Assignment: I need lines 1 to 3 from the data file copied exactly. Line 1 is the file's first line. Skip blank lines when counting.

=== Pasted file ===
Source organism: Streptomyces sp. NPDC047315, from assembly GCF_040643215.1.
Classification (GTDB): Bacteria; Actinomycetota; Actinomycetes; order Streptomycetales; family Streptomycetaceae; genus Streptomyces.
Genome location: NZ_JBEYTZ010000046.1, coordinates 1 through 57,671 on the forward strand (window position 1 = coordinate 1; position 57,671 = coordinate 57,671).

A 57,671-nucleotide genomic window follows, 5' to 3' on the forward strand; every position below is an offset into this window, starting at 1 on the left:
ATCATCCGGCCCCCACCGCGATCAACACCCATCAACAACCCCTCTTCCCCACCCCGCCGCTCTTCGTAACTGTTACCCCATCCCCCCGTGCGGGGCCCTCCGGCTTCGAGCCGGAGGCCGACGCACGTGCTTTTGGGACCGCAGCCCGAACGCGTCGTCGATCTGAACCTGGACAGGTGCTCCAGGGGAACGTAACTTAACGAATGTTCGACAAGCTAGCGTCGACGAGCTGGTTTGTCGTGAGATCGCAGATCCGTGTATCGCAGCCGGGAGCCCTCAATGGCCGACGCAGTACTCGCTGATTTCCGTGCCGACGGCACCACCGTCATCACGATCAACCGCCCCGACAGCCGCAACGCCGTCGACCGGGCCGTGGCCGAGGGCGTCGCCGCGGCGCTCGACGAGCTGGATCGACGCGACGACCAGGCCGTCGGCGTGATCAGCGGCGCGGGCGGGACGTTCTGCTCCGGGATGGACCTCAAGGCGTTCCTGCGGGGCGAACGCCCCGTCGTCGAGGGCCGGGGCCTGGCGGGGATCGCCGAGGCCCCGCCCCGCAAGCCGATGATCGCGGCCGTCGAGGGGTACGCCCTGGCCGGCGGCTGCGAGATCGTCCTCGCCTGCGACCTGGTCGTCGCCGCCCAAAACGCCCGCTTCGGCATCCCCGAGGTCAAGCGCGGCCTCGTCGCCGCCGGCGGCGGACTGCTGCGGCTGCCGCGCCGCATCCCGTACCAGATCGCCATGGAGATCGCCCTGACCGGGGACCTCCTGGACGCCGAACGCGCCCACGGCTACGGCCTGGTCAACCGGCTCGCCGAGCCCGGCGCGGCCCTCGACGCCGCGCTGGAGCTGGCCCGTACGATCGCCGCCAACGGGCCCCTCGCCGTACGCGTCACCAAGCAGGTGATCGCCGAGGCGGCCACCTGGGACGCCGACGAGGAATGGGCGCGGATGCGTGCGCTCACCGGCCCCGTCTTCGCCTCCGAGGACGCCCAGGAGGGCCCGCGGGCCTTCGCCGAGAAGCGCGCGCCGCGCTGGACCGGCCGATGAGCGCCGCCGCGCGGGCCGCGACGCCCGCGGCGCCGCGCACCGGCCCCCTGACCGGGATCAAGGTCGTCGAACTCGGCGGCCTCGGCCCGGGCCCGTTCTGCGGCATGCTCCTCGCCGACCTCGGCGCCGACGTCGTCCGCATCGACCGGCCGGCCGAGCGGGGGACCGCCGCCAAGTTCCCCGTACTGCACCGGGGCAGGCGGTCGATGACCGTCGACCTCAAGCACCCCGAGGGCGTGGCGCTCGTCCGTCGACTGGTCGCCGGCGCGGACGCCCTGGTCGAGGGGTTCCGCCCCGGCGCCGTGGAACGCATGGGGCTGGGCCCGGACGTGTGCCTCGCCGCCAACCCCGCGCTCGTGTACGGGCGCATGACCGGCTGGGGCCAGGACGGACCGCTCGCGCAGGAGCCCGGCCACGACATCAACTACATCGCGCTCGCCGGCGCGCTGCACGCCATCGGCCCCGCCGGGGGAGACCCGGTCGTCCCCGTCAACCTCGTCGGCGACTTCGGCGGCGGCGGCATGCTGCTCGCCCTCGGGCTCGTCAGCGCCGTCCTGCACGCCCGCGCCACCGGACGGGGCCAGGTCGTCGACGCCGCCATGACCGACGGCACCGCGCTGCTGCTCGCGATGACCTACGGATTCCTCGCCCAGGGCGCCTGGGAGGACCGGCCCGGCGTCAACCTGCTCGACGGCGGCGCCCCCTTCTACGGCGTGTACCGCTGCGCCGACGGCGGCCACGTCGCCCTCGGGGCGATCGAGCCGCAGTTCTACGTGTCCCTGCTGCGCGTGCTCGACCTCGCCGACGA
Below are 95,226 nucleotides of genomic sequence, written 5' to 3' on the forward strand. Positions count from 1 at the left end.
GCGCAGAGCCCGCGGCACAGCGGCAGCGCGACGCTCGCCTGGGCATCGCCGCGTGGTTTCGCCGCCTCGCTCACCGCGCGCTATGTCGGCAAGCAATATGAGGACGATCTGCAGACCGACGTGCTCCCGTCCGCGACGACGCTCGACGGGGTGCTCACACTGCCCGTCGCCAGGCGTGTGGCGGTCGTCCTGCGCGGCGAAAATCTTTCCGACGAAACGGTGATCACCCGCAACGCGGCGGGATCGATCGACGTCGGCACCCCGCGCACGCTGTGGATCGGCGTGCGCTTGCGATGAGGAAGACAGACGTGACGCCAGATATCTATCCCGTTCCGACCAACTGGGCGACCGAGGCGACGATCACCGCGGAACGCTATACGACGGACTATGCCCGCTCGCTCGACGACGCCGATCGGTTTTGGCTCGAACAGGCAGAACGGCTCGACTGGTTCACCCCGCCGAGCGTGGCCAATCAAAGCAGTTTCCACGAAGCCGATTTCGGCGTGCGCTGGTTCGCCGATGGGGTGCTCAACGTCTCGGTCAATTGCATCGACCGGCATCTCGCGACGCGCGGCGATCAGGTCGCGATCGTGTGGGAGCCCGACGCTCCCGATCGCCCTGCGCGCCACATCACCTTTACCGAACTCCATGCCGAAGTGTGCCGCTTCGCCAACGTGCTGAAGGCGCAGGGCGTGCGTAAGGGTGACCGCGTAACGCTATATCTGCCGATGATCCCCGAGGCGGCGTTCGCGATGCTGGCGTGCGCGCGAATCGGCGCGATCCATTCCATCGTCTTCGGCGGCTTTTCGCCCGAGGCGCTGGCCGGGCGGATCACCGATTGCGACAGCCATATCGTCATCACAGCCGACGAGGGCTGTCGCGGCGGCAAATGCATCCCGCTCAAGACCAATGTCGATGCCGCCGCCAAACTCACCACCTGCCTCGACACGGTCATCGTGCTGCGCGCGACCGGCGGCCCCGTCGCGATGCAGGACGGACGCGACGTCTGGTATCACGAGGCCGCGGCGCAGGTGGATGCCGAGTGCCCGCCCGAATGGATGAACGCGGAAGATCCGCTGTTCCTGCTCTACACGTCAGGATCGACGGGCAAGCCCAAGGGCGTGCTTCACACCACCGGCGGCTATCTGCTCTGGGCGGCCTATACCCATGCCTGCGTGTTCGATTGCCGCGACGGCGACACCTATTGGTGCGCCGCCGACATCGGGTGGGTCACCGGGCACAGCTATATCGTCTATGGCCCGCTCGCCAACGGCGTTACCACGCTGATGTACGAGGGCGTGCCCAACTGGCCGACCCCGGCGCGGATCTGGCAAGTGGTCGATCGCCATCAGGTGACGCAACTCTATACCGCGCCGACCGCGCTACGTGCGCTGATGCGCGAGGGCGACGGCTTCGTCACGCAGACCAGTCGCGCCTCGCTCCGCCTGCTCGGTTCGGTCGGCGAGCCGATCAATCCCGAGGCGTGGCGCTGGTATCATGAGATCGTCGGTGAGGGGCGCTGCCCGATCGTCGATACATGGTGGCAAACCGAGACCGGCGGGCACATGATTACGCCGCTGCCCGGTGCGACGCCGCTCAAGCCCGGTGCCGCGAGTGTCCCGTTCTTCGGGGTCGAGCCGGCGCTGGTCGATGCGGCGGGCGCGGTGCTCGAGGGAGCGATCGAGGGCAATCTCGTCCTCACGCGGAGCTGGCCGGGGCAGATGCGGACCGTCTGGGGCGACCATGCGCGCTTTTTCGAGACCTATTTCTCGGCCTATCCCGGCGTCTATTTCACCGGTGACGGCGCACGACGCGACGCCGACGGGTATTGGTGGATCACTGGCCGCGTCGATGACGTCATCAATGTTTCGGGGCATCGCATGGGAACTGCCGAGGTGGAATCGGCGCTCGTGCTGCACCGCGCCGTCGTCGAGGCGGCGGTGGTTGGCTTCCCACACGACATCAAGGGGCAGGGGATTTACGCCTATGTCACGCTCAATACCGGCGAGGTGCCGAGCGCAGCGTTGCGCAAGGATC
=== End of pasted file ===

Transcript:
Source organism: Streptomyces sp. NPDC047315, from assembly GCF_040643215.1.
Classification (GTDB): Bacteria; Actinomycetota; Actinomycetes; order Streptomycetales; family Streptomycetaceae; genus Streptomyces.
Genome location: NZ_JBEYTZ010000046.1, coordinates 1 through 57,671 on the forward strand (window position 1 = coordinate 1; position 57,671 = coordinate 57,671).